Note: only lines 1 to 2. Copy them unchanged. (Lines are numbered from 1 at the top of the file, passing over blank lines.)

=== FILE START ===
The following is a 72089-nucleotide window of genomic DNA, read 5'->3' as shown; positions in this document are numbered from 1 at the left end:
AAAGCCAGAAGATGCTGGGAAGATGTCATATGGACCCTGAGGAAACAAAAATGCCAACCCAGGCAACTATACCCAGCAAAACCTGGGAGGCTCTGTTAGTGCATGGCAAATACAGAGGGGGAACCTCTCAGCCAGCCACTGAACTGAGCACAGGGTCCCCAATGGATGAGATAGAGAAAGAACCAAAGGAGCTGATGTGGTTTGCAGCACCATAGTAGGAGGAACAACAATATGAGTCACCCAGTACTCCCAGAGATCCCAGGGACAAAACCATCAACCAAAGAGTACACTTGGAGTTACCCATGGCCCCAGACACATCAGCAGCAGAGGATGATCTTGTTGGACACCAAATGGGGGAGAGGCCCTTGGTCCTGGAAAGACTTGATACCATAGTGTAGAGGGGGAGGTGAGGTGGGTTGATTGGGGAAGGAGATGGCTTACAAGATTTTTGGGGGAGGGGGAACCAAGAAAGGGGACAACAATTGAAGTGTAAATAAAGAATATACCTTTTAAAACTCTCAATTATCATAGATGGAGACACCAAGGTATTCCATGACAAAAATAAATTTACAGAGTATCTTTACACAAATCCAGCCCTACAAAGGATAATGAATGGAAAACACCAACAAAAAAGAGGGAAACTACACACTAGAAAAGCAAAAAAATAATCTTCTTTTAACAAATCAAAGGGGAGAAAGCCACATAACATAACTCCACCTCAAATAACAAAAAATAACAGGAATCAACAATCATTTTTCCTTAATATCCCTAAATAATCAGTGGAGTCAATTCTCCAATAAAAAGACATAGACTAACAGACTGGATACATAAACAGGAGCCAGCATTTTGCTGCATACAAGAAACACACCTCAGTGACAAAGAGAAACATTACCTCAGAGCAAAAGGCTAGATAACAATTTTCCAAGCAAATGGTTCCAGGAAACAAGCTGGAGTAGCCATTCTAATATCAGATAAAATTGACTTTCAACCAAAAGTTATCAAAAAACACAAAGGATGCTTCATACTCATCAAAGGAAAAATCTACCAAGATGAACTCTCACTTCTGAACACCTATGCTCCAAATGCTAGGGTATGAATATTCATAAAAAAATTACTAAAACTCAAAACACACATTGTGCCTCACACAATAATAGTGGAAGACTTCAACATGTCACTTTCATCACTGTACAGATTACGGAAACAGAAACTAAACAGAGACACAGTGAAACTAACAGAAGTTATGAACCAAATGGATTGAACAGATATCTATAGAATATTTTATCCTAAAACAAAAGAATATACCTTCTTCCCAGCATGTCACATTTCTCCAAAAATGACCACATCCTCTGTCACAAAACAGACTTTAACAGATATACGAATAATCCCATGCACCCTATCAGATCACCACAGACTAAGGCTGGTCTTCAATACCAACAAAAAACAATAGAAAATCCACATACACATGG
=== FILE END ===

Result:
The following is a 72089-nucleotide window of genomic DNA, read 5'->3' as shown; positions in this document are numbered from 1 at the left end:
AAAGCCAGAAGATGCTGGGAAGATGTCATATGGACCCTGAGGAAACAAAAATGCCAACCCAGGCAACTATACCCAGCAAAACCTGGGAGGCTCTGTTAGTGCATGGCAAATACAGAGGGGGAACCTCTCAGCCAGCCACTGAACTGAGCACAGGGTCCCCAATGGATGAGATAGAGAAAGAACCAAAGGAGCTGATGTGGTTTGCAGCACCATAGTAGGAGGAACAACAATATGAGTCACCCAGTACTCCCAGAGATCCCAGGGACAAAACCATCAACCAAAGAGTACACTTGGAGTTACCCATGGCCCCAGACACATCAGCAGCAGAGGATGATCTTGTTGGACACCAAATGGGGGAGAGGCCCTTGGTCCTGGAAAGACTTGATACCATAGTGTAGAGGGGGAGGTGAGGTGGGTTGATTGGGGAAGGAGATGGCTTACAAGATTTTTGGGGGAGGGGGAACCAAGAAAGGGGACAACAATTGAAGTGTAAATAAAGAATATACCTTTTAAAACTCTCAATTATCATAGATGGAGACACCAAGGTATTCCATGACAAAAATAAATTTACAGAGTATCTTTACACAAATCCAGCCCTACAAAGGATAATGAATGGAAAACACCAACAAAAAAGAGGGAAACTACACACTAGAAAAGCAAAAAAATAATCTTCTTTTAACAAATCAAAGGGGAGAAAGCCACATAACATAACTCCACCTCAAATAACAAAAAATAACAGGAATCAACAATCATTTTTCCTTAATATCCCTAAATAATCAGTGGAGTCAATTCTCCAATAAAAAGACATAGACTAACAGACTGGATACATAAACAGGAGCCAGCATTTTGCTGCATACAAGAAACACACCTCAGTGACAAAGAGAAACATTACCTCAGAGCAAAAGGCTAGATAACAATTTTCCAAGCAAATGGTTCCAGGAAACAAGCTGGAGTAGCCATTCTAATATCAGATAAAATTGACTTTCAACCAAAAGTTATCAAAAAACACAAAGGATGCTTCATACTCATCAAAGGAAAAATCTACCAAGATGAACTCTCACTTCTGAACACCTATGCTCCAAATGCTAGGGTATGAATATTCATAAAAAAATTACTAAAACTCAAAACACACATTGTGCCTCACACAATAATAGTGGAAGACTTCAACATGTCACTTTCATCACTGTACAGATTACGGAAACAGAAACTAAACAGAGACACAGTGAAACTAACAGAAGTTATGAACCAAATGGATTGAACAGATATCTATAGAATATTTTATCCTAAAACAAAAGAATATACCTTCTTCCCAGCATGTCACATTTCTCCAAAAATGACCACATCCTCTGTCACAAAACAGACTTTAACAGATATACGAATAATCCCATGCACCCTATCAGATCACCACAGACTAAGGCTGGTCTTCAATACCAACAAAAAACAATAGAAAATCCACATACACATGG